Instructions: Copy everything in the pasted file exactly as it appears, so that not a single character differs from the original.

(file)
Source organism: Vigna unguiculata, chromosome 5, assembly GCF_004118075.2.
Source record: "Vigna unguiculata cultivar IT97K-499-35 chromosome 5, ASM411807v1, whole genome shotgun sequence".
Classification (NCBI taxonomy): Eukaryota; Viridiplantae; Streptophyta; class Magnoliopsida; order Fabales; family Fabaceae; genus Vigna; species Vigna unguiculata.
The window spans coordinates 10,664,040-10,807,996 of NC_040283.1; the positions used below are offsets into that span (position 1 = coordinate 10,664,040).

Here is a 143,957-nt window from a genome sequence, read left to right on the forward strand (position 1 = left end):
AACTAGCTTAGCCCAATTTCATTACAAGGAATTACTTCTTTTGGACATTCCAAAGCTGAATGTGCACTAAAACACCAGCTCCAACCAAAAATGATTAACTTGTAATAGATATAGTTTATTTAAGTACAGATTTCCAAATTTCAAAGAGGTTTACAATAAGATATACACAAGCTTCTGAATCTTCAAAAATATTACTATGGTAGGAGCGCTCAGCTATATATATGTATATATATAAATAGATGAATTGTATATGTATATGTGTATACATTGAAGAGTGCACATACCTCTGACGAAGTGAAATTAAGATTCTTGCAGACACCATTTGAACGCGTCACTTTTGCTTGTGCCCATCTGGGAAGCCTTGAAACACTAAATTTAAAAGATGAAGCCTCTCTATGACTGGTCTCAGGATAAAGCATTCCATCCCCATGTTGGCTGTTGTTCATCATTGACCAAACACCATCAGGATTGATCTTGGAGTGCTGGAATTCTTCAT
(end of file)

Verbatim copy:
Source organism: Vigna unguiculata, chromosome 5, assembly GCF_004118075.2.
Source record: "Vigna unguiculata cultivar IT97K-499-35 chromosome 5, ASM411807v1, whole genome shotgun sequence".
Classification (NCBI taxonomy): Eukaryota; Viridiplantae; Streptophyta; class Magnoliopsida; order Fabales; family Fabaceae; genus Vigna; species Vigna unguiculata.
The window spans coordinates 10,664,040-10,807,996 of NC_040283.1; the positions used below are offsets into that span (position 1 = coordinate 10,664,040).

Here is a 143,957-nt window from a genome sequence, read left to right on the forward strand (position 1 = left end):
AACTAGCTTAGCCCAATTTCATTACAAGGAATTACTTCTTTTGGACATTCCAAAGCTGAATGTGCACTAAAACACCAGCTCCAACCAAAAATGATTAACTTGTAATAGATATAGTTTATTTAAGTACAGATTTCCAAATTTCAAAGAGGTTTACAATAAGATATACACAAGCTTCTGAATCTTCAAAAATATTACTATGGTAGGAGCGCTCAGCTATATATATGTATATATATAAATAGATGAATTGTATATGTATATGTGTATACATTGAAGAGTGCACATACCTCTGACGAAGTGAAATTAAGATTCTTGCAGACACCATTTGAACGCGTCACTTTTGCTTGTGCCCATCTGGGAAGCCTTGAAACACTAAATTTAAAAGATGAAGCCTCTCTATGACTGGTCTCAGGATAAAGCATTCCATCCCCATGTTGGCTGTTGTTCATCATTGACCAAACACCATCAGGATTGATCTTGGAGTGCTGGAATTCTTCAT